Do you feel guilty when going out? Worried that your dog will chew furniture or destroy clothing, pee or poop or howl and bark, driving your neighbors to distraction?
Furniture and clothes are replaceable but cleaning up after and soothing an unhappy dog or neighbors gets old fast. Separation anxiety can be a fairly common problem with rescue dogs but can also happen with any dog who gets used to having his or her human around 24/7.
When you eventually return to work or spend longer hours away from home your dog may be surprised to be left alone for so long. Having other animals in the house can provide some companionship but this doesn’t work for all dogs. Always start the separation process slowly. Take your car keys and walk into the garage then come right back. Try walking out of the house for five minutes and come back inside to get the dog used to your coming and going with no fuss. Show him/her that it’s no big deal. Work up the time gradually; get in the car and drive to the end of the block and come back. Drive a little further, but if the dog has been destructive while you’re gone, then scale back the time until he/she becomes calmer and is reassured that you are coming back and all is well.
Training suggestions include:
- Leave the dog with a Kong toy stuffed with frozen peanut butter and kibble—anything that will take at least 20 minutes to finish. Make sure the dog is in his “safe space,” usually either a crate or small room.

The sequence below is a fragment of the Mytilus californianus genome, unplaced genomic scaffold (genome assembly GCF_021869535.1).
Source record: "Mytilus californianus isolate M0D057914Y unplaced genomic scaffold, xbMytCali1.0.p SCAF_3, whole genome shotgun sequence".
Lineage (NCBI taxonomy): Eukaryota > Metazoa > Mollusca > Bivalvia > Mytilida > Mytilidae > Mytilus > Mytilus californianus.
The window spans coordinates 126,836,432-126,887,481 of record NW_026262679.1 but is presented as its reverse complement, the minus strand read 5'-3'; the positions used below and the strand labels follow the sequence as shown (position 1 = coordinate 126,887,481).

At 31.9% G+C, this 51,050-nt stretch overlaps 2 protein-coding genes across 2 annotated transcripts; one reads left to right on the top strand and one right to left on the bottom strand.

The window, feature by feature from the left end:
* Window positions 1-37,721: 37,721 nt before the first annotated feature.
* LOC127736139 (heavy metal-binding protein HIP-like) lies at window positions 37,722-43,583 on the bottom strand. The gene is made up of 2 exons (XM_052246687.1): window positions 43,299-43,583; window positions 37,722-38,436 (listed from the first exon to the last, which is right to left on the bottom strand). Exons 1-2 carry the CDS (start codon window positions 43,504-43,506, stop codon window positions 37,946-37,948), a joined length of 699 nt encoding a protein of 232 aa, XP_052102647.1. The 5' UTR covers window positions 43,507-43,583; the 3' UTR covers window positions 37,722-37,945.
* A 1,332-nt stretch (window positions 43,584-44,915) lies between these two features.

- Devise a different “exit strategy” to differ your routine every time you leave the house.
- Leave “olfactory” comfort items such as worn t-shirts with your smell on them in the dog’s crate or resting area when you leave.
- Put on relaxing music; many vets recommend a calming CD such as “Through a Dog’s Ear,” available here.
Crate training can be helpful for several reasons. It provides a secure, familiar place for dogs to rest; canines usually find comfort in their “dens,” especially during house-shaking thunderstorms or just to have a quiet place. If for any reason your dog needs to be confined for medical reasons or travel, being in a crate will not be unfamiliar and frightening. As with most things, there is a right way and a wrong way to crate train your dog. To learn the right way to crate train a puppy or an adult dog by taking the time to acclimate them, please go to this page.
You can teach your pup that being home alone is okay and that you will eventually return. Other solutions that can help acclimate your dog to your leaving:
Put your shoes on and go to the door. If you see your dog panicking, ignore it, so he/she gets used to it. Repeat this action a few times every day.
Don’t make a big fuss when saying goodbye to your dog. Just leave without saying anything and slip out the door as quietly as possible.
When you arrive home avoid excited greetings at the door. Try to communicate that coming home is a normal event, not a big deal to celebrate.
Patricia McConnell’s book I’ll Be Home Soon is an invaluable resource for helping dogs and owners cope with separation anxiety. It can be purchased here.
The ASPCA has many behavioral help documents available on their website, including one on Separation Anxiety. The Humane Society of the U.S. offers this advice. The Whole Dog Journal has published articles on this topic and on how to relieve symptoms. Depending on the severity of the problem, separation anxiety can be dealt with by many methods including counter-conditioning, desensitization and in extreme cases, by talking to your veterinarian about appropriate medication. You’re not in this alone, there are many resources to help.